In general, British and American English use articles in exactly the same way, and the rules are very consistent, and consistently followed by almost all native speakers (even though few if any of them maybe able to articulate just what the rules are, or the rationale behind them).
The case of “in (the) hospital”, which has frequently been discussed on these boards before, maybe the only significant context in which British and American English differ over the use of “the”. Furthermore, British people do say “in the hospital” in some circumstances. In Britain “in hospital” and “in the hospital” have subtly different meanings: a British person would not be in hospital unless I were receiving medical care there (probably as an in-patient), but they might be in the hospital because they work there, or because they are visiting someone who is in hospital because they are sick. American English (apparently) denies itself the capacity to make this distinction without periphrasis, though only, I think when discussing hospitals. (I am fairly sure competent speakers of American English understand the difference between “in jail” and “in the jail”, or “in school” and “in the school”, for instance.)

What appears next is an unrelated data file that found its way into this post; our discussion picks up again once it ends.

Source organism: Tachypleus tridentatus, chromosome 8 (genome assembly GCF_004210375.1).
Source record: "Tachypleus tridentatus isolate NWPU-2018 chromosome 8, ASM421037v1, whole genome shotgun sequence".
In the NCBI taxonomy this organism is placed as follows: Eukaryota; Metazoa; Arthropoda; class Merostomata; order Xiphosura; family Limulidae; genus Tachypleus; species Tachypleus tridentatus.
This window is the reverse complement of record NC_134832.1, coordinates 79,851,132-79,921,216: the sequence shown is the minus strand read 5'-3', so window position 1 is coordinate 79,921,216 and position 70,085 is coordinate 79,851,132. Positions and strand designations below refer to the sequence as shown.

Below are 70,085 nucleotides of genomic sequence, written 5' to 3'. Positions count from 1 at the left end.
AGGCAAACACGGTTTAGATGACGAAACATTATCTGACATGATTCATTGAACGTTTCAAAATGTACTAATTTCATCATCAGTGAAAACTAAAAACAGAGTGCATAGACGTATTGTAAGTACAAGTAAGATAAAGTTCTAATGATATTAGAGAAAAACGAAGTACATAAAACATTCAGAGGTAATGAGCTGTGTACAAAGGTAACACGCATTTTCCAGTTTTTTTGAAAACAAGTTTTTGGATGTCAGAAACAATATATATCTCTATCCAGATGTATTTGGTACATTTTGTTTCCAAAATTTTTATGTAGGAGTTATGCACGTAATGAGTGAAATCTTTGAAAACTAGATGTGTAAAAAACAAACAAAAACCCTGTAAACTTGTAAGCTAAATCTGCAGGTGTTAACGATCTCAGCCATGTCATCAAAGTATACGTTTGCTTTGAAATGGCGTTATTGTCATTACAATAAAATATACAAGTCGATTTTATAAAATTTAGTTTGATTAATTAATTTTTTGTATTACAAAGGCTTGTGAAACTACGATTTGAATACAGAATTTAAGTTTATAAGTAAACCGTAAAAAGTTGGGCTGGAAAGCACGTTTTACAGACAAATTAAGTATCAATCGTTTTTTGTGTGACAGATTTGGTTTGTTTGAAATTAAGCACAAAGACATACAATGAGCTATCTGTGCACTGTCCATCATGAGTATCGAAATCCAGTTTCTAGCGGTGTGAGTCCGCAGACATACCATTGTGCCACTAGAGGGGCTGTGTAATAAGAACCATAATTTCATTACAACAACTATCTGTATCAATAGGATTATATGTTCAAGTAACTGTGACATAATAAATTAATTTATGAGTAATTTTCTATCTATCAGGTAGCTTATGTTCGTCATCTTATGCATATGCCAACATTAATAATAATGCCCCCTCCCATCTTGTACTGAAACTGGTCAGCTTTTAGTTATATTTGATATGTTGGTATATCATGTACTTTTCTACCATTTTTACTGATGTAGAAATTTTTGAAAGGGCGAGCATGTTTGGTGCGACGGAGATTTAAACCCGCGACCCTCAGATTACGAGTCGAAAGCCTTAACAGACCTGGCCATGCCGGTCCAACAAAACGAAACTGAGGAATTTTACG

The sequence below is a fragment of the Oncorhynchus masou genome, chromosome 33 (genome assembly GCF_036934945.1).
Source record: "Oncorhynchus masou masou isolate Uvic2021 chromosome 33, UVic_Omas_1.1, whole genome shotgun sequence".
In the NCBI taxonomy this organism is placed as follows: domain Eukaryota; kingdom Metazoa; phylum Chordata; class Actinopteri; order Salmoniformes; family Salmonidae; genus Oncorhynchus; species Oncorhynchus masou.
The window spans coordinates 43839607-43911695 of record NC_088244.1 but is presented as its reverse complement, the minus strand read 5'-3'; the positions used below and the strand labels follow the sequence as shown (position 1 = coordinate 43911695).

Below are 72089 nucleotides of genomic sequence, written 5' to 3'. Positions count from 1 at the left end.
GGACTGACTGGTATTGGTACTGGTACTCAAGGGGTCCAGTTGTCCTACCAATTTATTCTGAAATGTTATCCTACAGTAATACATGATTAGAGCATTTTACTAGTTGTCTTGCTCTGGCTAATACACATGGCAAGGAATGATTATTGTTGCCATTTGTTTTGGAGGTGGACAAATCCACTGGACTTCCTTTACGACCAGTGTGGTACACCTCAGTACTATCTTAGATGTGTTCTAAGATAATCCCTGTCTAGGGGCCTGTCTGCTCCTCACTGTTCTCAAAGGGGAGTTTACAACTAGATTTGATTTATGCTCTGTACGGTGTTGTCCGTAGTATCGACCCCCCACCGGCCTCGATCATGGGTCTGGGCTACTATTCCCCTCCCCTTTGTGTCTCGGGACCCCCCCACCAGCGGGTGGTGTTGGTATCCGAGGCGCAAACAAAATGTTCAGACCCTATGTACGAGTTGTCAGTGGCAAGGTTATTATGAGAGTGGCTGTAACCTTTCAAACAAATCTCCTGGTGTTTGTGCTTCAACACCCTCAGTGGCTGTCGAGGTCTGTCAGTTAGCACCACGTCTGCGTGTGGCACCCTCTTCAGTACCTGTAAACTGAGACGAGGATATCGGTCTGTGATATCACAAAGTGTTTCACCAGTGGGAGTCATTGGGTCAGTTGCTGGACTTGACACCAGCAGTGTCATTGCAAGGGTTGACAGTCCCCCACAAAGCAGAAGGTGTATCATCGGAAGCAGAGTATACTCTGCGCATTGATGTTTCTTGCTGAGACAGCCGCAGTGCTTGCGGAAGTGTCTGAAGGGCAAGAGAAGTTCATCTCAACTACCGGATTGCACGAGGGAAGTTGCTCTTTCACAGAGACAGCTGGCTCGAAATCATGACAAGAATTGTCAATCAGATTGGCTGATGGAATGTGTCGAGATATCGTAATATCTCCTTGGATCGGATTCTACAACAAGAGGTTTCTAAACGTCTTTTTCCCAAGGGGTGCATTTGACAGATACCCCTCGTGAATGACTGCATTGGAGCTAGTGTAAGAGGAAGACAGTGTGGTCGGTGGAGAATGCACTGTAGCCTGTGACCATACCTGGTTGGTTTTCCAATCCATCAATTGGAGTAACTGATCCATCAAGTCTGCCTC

British people say “catch a cold” too. “Catch cold” is also sometimes used, but it sounds a bit old fashioned to me, and I think it is bound up with the (now discredited) idea that cold temperatures actually cause colds.
Back in the 19th century maybe, and only then if they were going to an open-air country market or street market.
What British people generally actually say is “to the shop”. Both “store” and “market” to refer to a shop are mainly American usages.
I am not denying that there are plenty of differences between British and American English, but the differences are nearly all in vocabulary, not syntax, and in particular the two “dialects” use articles in just the same way almost everywhere. Even the “hospital” thing does not change the rule, it is just that (for reasons I do not understand), when it comes to talking about hospitals, Americans deny themselves the use of a syntactic distinction that is in fact as much a part of American English (when discussing anything but hospitals) as it is of British.